Corrections or additions?
This review by Simon Saltzman was prepared for the September 24,
2003 issue of U.S. 1 Newspaper. All rights reserved.
Review: Ain’t Misbehavin’
Either by association or direct composition, the
composer, pianist, and entertainer Fats Waller (1904-1943) was famed
for "Spreadin’ Rhythm Around." Twenty-five years ago a
if small-scaled revue called "Ain’t Misbehavin’" proved a
winning homage to the great Waller. The show, originally conceived
by Richard Maltby, was so red hot, sassy and popular it moved from
the Manhattan Theater Club to Broadway where it stayed for 1,604
Its stars, (the late) Nell Carter, Andre De Shields, Armelia McQueen,
Ken Page and Charlaine Woodard became themselves virtual legends
If new legends are not likely to be made by the exuberant and
company now appearing at the Paper Mill in Milburn, the good news
is that the venerable joint is nevertheless jumpin’ these nights to
the same feverishly joyous repertoire that made audiences stand up
and cheer back in 1978.
Under the direction of Ken Roberson (also the choreographer), the
show showcases a great cast that has been carefully selected for
Good but Feelin’ Bad." And with a small, but dynamite seven-piece
onstage band featuring William Foster McDaniel at the piano where
said ivories are being tickled "Black and Blue," the show
has been newly conceived. It has been primed less for spontaneous
combustion than it has for a more low-voltage celebration of one of
the great jazz pianists of the last century.
For those with no memory of the original cast, the one at the Paper
Mill, that includes E. Faye Butler, Darius de Haas, Doug Eskew, Angela
Robinson and Natasha Yvette Williams, will satisfy the most demanding
viewers. Roberson expands upon the original idea of a steamroller
of a cabaret act (basically non-stop musical numbers) by adding bits
of backstage and on-stage business and presumably giving the
Considering the lack of intimacy in the Paper Mill, the inference
that there is life going on beyond the center spot does add a
But whether that embroidery, call it gilding the "Honeysuckle
Rose," deflects from the bountiful satire, the innocent
and the audacious attitude inherent in the extensive Waller canon
is something that purists may quibble about.
For the most part, the asides and digressions don’t necessarily throw
the show off kilter as much as they occasionally diminish the impact
of the songs being sung. The show, however, remains a group effort.
And this group is giving it their all. Butler, is a feisty bundle
of sass and has the Waller canon well in hand, having recently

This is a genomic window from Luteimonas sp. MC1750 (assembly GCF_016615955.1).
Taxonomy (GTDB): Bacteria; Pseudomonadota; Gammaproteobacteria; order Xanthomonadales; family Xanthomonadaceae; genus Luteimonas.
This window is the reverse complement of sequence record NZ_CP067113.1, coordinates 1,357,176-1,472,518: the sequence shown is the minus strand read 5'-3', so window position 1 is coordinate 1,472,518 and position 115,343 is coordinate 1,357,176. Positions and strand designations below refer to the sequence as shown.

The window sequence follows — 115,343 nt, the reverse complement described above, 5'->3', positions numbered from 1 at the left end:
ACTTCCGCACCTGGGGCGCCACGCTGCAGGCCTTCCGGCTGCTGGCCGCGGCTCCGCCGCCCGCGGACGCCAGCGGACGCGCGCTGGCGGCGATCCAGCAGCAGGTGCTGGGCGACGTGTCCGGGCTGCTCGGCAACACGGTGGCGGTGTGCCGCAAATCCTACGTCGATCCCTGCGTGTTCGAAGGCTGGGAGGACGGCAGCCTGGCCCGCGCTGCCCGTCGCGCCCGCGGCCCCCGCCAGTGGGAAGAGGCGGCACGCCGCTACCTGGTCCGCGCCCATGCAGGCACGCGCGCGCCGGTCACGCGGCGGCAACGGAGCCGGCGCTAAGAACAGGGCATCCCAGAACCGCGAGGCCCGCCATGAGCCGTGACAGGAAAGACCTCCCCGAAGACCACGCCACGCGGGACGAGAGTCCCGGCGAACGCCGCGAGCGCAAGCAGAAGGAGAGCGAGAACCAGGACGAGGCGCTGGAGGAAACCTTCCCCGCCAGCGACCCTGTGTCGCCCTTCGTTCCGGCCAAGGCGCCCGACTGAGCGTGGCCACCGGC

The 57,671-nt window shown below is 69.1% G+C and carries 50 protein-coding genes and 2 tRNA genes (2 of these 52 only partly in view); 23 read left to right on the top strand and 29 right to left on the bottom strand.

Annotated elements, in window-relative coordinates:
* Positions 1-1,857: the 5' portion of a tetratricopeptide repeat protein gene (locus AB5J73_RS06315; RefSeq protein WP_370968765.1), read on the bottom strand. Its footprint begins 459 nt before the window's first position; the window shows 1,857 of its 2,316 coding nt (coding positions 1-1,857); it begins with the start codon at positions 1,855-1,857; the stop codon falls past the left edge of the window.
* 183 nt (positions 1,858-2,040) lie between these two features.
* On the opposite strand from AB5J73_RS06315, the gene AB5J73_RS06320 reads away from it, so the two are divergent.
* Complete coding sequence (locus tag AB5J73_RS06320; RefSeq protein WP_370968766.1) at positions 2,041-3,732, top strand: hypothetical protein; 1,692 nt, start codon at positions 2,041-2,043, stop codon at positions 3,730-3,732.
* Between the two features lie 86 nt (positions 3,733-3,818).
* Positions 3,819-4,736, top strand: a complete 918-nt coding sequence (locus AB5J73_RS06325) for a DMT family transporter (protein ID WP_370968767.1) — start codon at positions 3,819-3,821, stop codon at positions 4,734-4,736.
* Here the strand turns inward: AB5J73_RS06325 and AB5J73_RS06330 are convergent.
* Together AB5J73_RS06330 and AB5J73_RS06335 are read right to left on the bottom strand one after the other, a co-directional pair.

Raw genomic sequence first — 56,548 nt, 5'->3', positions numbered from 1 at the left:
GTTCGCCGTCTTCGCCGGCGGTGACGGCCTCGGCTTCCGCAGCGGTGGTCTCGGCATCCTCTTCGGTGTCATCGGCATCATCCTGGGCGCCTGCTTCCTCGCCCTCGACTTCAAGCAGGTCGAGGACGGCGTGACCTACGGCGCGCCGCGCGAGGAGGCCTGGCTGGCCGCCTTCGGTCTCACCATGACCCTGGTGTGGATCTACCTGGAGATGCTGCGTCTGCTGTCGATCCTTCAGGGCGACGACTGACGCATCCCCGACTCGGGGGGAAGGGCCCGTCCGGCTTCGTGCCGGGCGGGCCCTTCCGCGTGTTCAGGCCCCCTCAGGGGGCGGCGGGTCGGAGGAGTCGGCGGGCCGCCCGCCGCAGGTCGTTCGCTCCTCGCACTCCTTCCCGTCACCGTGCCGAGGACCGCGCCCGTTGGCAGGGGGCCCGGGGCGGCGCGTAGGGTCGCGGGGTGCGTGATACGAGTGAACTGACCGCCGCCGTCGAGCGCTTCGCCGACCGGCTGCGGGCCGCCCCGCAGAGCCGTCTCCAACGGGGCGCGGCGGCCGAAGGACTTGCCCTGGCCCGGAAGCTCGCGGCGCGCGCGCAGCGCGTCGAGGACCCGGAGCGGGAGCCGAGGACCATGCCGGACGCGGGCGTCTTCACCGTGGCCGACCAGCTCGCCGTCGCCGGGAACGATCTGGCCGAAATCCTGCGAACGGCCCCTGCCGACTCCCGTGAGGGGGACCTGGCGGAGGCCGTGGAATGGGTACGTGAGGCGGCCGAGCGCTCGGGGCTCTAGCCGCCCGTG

runs of "Ain’t Misbehavin’" at Arena Stage, Center Stage,
and Ogunquit Playhouse. She gets some major and deserved audience
approval to her singing "Mean to Me," as well as shared
"Honeysuckle Rose" and "I’ve Got a Feeling I’m
Williams, a bountiful package of vocal pipes and a commanding
has a frisky sensuality that makes the most of "Squeeze Me."
But it was Williams’ genuinely funny takeoff on the wartime remembered
Kate Smith ("When the Nylons Bloom Again") that found
favor with many in the audience. This is part of the World War
medley that also features Butler and Robinson and includes such
(or relics) as "Cash For Your Trash," "Off Time,"
and "Yacht Club Swing."
Although de Haas, a fine performer with an endearing
appeal, slithers evocatively through the once provocative "The
Viper’s Song" (also known as "The Reefer’s Song"), he
can’t do more with the song than make it seem more than so much
pandering. De Haas displays his more ingratiating attitude with Eskew
in "How Ya Baby" and by inviting audience participation in
"Fat and Greasy." His peak is the perky duet with Robinson
"I Can’t Give You Anything But Love."
"The hefty and debonair Eskew, making his Paper Mill debut, has
no trouble making presence account for much of the show’s success
with "I’m Gonna Sit Right Down And Write Myself a Letter" and
the funny "Your Feet’s Too Big." Designer Betsy Adams, who
knows just how to embrace Neil Patel’s functional set, has beautifully
lighted the show. Costumer Paul Tazewell does smartly with the earth
tones accented in Act I and dressing the entire ensemble in formal
white for Act II.
So, if everyone seems a little guilty of amending and underlying twice
what was once already written in capitals, the show, with its effusive
jitterbuggin,’ sashayin’ and struttin,’ still moves like the wind.
One of the biggest gusts comes from Robinson’s dynamically sung
Out of Mischief Now." The extended finale consisting of a medley
of songs recorded, but not composed, by Waller still packs a wallop,
as does the swinging band and its pianist/musical director William
— Simon Saltzman
973-376-4343. $30 to $67. Show runs to October 19.
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